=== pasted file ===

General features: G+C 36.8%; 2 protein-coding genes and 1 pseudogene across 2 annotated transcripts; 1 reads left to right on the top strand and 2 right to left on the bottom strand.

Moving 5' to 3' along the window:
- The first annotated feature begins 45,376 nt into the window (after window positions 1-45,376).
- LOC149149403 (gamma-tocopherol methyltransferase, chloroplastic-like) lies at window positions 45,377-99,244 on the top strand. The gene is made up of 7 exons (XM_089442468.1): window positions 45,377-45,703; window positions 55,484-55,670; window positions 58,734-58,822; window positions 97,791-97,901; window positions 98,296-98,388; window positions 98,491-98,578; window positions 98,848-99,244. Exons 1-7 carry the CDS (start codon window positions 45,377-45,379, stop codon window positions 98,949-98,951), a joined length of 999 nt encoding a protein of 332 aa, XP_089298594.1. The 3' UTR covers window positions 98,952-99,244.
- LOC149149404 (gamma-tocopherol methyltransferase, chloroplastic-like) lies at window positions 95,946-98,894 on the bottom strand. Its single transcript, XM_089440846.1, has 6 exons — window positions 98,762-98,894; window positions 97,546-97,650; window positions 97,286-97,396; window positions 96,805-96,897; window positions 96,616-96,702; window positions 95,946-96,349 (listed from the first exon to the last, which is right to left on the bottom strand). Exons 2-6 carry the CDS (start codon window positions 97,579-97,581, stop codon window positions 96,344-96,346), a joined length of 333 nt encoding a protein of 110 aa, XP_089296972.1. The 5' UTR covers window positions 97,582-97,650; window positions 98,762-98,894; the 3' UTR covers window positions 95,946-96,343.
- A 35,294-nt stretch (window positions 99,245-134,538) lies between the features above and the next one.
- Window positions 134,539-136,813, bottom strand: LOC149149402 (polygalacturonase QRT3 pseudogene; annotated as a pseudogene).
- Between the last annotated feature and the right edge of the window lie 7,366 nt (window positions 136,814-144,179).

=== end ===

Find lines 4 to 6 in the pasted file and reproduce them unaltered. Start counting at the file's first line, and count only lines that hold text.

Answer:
- LOC149149403 (gamma-tocopherol methyltransferase, chloroplastic-like) lies at window positions 45,377-99,244 on the top strand. The gene is made up of 7 exons (XM_089442468.1): window positions 45,377-45,703; window positions 55,484-55,670; window positions 58,734-58,822; window positions 97,791-97,901; window positions 98,296-98,388; window positions 98,491-98,578; window positions 98,848-99,244. Exons 1-7 carry the CDS (start codon window positions 45,377-45,379, stop codon window positions 98,949-98,951), a joined length of 999 nt encoding a protein of 332 aa, XP_089298594.1. The 3' UTR covers window positions 98,952-99,244.
- LOC149149404 (gamma-tocopherol methyltransferase, chloroplastic-like) lies at window positions 95,946-98,894 on the bottom strand. Its single transcript, XM_089440846.1, has 6 exons — window positions 98,762-98,894; window positions 97,546-97,650; window positions 97,286-97,396; window positions 96,805-96,897; window positions 96,616-96,702; window positions 95,946-96,349 (listed from the first exon to the last, which is right to left on the bottom strand). Exons 2-6 carry the CDS (start codon window positions 97,579-97,581, stop codon window positions 96,344-96,346), a joined length of 333 nt encoding a protein of 110 aa, XP_089296972.1. The 5' UTR covers window positions 97,582-97,650; window positions 98,762-98,894; the 3' UTR covers window positions 95,946-96,343.
- A 35,294-nt stretch (window positions 99,245-134,538) lies between the features above and the next one.